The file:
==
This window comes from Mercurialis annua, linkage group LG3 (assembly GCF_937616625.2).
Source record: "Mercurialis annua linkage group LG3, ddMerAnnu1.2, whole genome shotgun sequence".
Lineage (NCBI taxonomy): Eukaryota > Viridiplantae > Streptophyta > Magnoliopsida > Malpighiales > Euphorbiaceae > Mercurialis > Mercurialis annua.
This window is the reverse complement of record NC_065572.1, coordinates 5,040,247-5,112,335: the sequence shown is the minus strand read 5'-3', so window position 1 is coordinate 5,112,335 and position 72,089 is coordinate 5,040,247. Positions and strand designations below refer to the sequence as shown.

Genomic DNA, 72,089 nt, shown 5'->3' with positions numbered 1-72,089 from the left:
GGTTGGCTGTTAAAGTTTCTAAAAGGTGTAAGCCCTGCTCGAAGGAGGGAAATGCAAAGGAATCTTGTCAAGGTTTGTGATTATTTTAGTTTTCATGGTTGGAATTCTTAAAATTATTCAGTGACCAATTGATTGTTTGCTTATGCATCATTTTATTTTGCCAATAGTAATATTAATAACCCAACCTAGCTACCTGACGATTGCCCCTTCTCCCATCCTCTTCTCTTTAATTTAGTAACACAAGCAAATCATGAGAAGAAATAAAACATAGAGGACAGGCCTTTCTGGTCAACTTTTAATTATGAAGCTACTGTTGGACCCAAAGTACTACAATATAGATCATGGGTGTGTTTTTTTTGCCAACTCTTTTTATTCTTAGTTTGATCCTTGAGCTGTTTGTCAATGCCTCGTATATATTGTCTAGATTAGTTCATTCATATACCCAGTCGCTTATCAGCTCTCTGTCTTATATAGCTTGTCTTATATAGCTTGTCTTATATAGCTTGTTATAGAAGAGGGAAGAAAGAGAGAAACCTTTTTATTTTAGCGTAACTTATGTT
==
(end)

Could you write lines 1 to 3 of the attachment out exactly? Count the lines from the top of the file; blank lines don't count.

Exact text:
This window comes from Mercurialis annua, linkage group LG3 (assembly GCF_937616625.2).
Source record: "Mercurialis annua linkage group LG3, ddMerAnnu1.2, whole genome shotgun sequence".
Lineage (NCBI taxonomy): Eukaryota > Viridiplantae > Streptophyta > Magnoliopsida > Malpighiales > Euphorbiaceae > Mercurialis > Mercurialis annua.